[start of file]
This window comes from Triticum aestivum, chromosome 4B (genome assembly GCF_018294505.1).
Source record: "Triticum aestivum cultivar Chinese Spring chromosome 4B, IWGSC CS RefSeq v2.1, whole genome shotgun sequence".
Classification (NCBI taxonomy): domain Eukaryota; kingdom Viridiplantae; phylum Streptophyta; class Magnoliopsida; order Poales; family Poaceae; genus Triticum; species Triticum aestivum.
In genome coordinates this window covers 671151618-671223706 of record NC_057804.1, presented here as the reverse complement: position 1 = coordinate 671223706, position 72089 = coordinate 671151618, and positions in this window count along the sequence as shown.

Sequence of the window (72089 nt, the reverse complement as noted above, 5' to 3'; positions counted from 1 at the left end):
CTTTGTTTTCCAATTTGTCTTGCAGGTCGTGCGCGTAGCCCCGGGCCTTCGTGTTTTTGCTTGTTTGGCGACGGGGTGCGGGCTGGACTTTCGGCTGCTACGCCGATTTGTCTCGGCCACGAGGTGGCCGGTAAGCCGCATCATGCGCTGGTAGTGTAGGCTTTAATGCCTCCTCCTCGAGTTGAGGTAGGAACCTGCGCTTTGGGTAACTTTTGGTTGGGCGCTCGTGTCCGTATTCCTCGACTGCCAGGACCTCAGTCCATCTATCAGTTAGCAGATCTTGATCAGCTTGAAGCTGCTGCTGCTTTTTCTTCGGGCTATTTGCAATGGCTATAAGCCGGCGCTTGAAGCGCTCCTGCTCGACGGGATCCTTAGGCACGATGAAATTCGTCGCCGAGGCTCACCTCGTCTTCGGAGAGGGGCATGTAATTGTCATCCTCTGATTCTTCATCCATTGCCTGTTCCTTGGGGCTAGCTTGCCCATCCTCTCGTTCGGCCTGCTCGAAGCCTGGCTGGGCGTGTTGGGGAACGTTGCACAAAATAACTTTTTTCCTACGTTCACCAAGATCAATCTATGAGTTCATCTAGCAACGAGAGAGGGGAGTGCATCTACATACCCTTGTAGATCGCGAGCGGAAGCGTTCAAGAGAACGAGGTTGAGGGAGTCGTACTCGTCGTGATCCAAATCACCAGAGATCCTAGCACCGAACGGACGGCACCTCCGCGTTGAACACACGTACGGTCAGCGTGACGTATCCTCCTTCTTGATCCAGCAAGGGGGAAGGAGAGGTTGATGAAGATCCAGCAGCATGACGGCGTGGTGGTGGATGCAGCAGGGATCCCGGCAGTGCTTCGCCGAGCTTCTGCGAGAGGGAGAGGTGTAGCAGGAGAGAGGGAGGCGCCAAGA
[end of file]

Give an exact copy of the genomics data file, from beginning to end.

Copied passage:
This window comes from Triticum aestivum, chromosome 4B (genome assembly GCF_018294505.1).
Source record: "Triticum aestivum cultivar Chinese Spring chromosome 4B, IWGSC CS RefSeq v2.1, whole genome shotgun sequence".
Classification (NCBI taxonomy): domain Eukaryota; kingdom Viridiplantae; phylum Streptophyta; class Magnoliopsida; order Poales; family Poaceae; genus Triticum; species Triticum aestivum.
In genome coordinates this window covers 671151618-671223706 of record NC_057804.1, presented here as the reverse complement: position 1 = coordinate 671223706, position 72089 = coordinate 671151618, and positions in this window count along the sequence as shown.

Sequence of the window (72089 nt, the reverse complement as noted above, 5' to 3'; positions counted from 1 at the left end):
CTTTGTTTTCCAATTTGTCTTGCAGGTCGTGCGCGTAGCCCCGGGCCTTCGTGTTTTTGCTTGTTTGGCGACGGGGTGCGGGCTGGACTTTCGGCTGCTACGCCGATTTGTCTCGGCCACGAGGTGGCCGGTAAGCCGCATCATGCGCTGGTAGTGTAGGCTTTAATGCCTCCTCCTCGAGTTGAGGTAGGAACCTGCGCTTTGGGTAACTTTTGGTTGGGCGCTCGTGTCCGTATTCCTCGACTGCCAGGACCTCAGTCCATCTATCAGTTAGCAGATCTTGATCAGCTTGAAGCTGCTGCTGCTTTTTCTTCGGGCTATTTGCAATGGCTATAAGCCGGCGCTTGAAGCGCTCCTGCTCGACGGGATCCTTAGGCACGATGAAATTCGTCGCCGAGGCTCACCTCGTCTTCGGAGAGGGGCATGTAATTGTCATCCTCTGATTCTTCATCCATTGCCTGTTCCTTGGGGCTAGCTTGCCCATCCTCTCGTTCGGCCTGCTCGAAGCCTGGCTGGGCGTGTTGGGGAACGTTGCACAAAATAACTTTTTTCCTACGTTCACCAAGATCAATCTATGAGTTCATCTAGCAACGAGAGAGGGGAGTGCATCTACATACCCTTGTAGATCGCGAGCGGAAGCGTTCAAGAGAACGAGGTTGAGGGAGTCGTACTCGTCGTGATCCAAATCACCAGAGATCCTAGCACCGAACGGACGGCACCTCCGCGTTGAACACACGTACGGTCAGCGTGACGTATCCTCCTTCTTGATCCAGCAAGGGGGAAGGAGAGGTTGATGAAGATCCAGCAGCATGACGGCGTGGTGGTGGATGCAGCAGGGATCCCGGCAGTGCTTCGCCGAGCTTCTGCGAGAGGGAGAGGTGTAGCAGGAGAGAGGGAGGCGCCAAGA